Determine the response of soil respiration and microbial biomass in planted and unplanted soil to drying and rewetting stress.
Barley was grown at high density in a loamy sand at 75% of water holding capacity to obtain planted soil. For unplanted soil, pots without plants were kept in the same conditions. After 4 weeks, soil from planted (brushed off the roots) and unplanted pots were used for the subsequent incubation experiment. For drying and rewetting (DRW), the soil was dried for 7 days immediately after collection of the soil. On day 8, the soil was rewet quickly to 75% of water holding capacity and kept moist until day 14. For the constantly moist treatment (CM), the soil was kept at 75% of WHC for 2 weeks.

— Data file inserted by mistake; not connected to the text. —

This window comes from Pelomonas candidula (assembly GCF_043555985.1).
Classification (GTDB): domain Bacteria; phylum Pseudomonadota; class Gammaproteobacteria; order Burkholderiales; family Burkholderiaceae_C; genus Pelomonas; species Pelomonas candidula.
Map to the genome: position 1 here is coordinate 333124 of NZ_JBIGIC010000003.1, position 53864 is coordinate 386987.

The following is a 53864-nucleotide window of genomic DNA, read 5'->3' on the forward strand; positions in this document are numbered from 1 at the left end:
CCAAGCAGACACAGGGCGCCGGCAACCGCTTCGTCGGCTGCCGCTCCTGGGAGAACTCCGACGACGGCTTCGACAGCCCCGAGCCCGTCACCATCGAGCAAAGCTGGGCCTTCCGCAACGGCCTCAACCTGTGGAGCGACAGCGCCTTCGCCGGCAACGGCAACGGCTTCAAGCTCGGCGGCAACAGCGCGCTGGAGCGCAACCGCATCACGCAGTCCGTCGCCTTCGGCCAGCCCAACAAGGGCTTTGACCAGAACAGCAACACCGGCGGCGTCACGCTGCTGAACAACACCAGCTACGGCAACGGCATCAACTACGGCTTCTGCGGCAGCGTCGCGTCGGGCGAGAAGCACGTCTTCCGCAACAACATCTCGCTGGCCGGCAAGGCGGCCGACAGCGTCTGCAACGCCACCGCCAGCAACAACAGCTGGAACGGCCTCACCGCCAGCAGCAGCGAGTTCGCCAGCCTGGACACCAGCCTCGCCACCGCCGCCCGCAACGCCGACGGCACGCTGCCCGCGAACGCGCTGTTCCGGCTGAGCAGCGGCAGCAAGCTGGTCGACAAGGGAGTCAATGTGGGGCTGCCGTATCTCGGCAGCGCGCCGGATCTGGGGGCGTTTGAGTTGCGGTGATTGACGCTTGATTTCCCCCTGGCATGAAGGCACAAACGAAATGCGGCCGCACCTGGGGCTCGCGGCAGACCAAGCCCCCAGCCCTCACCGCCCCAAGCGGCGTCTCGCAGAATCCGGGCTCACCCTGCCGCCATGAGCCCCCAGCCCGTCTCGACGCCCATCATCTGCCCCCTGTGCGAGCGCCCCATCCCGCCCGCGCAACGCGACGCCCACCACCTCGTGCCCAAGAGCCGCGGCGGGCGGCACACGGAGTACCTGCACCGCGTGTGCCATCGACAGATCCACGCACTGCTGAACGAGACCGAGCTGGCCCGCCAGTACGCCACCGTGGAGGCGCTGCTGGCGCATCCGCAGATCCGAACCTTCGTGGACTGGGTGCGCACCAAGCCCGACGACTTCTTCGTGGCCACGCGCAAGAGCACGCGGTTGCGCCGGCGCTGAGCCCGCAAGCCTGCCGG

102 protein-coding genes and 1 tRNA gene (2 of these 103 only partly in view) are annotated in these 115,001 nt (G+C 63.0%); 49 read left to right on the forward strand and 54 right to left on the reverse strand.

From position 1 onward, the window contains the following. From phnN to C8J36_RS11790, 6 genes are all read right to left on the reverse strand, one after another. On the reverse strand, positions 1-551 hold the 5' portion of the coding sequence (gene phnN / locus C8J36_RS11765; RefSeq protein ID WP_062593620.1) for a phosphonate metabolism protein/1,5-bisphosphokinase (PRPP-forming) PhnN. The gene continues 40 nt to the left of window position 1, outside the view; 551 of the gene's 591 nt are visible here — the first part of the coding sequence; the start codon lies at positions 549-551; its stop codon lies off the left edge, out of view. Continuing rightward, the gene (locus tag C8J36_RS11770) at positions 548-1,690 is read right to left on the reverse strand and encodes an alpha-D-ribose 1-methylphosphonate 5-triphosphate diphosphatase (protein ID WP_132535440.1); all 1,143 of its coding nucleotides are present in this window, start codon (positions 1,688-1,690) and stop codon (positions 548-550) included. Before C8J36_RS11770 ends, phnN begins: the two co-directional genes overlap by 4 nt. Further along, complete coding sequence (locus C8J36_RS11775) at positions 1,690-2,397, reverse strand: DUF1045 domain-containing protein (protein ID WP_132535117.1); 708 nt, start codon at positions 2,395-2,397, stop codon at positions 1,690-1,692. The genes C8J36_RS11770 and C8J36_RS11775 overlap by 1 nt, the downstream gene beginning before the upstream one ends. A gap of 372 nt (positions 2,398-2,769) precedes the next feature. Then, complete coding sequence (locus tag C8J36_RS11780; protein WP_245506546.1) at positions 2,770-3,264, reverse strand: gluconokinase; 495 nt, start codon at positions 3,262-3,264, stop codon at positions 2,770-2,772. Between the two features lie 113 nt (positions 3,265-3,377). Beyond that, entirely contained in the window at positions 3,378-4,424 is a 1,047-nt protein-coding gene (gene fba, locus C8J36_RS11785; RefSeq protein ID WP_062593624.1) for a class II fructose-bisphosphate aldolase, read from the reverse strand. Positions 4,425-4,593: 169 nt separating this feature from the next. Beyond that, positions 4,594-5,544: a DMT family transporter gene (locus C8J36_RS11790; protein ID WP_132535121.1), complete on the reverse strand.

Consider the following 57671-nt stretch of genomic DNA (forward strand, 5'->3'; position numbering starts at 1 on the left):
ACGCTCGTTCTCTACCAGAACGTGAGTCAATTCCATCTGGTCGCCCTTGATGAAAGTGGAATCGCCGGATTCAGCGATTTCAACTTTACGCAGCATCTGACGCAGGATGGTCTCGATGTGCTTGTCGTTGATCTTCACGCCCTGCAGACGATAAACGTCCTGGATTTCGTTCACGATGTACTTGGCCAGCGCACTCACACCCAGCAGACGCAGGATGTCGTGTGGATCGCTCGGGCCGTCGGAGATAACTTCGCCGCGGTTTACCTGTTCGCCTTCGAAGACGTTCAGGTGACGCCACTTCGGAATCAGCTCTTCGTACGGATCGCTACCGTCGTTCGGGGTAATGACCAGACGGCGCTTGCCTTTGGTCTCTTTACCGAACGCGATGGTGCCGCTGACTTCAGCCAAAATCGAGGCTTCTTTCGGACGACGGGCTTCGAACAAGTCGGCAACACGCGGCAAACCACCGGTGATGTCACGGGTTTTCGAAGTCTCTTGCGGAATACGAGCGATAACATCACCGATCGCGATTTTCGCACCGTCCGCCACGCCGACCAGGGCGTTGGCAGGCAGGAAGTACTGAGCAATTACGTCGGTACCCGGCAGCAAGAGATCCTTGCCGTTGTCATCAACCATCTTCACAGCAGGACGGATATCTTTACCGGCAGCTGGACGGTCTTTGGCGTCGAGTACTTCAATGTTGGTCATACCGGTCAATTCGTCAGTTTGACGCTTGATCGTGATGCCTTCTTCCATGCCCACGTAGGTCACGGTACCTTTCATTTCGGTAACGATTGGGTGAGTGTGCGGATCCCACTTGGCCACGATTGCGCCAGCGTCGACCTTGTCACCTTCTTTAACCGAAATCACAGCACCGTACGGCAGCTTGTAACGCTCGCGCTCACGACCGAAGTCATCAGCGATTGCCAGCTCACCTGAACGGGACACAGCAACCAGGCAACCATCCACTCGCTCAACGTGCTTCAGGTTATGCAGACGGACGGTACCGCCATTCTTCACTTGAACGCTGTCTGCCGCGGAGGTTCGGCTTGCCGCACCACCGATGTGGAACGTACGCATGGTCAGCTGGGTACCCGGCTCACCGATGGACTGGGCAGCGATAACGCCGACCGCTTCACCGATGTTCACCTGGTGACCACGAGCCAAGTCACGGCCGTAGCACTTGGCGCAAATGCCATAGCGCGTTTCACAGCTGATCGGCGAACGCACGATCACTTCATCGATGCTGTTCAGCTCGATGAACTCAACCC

In CM, respiration rates were higher in planted than unplanted soil, but microbial biomass C (MBC) did not differ between planting treatments. In DRW, respiration rates rapidly decreased in the dry period, irrespective of planting treatment. The flush of respiration after rewetting was 50% greater in planted than unplanted soil. Only in planted soil, MBC doubled after rewetting (from day 7 to 9), but then halved again to day 14.
Previous planting increases organic C supply to microbes which increases the respiration flush after rewetting and microbial growth.
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Elmajdoub, B., Marschner, P. Response of Soil Respiration and Microbial Biomass to Drying and Rewetting Is Greater in Planted than in Unplanted Soil. J Soil Sci Plant Nutr 21, 2765–2769 (2021). https://doi.org/10.1007/s42729-021-00563-4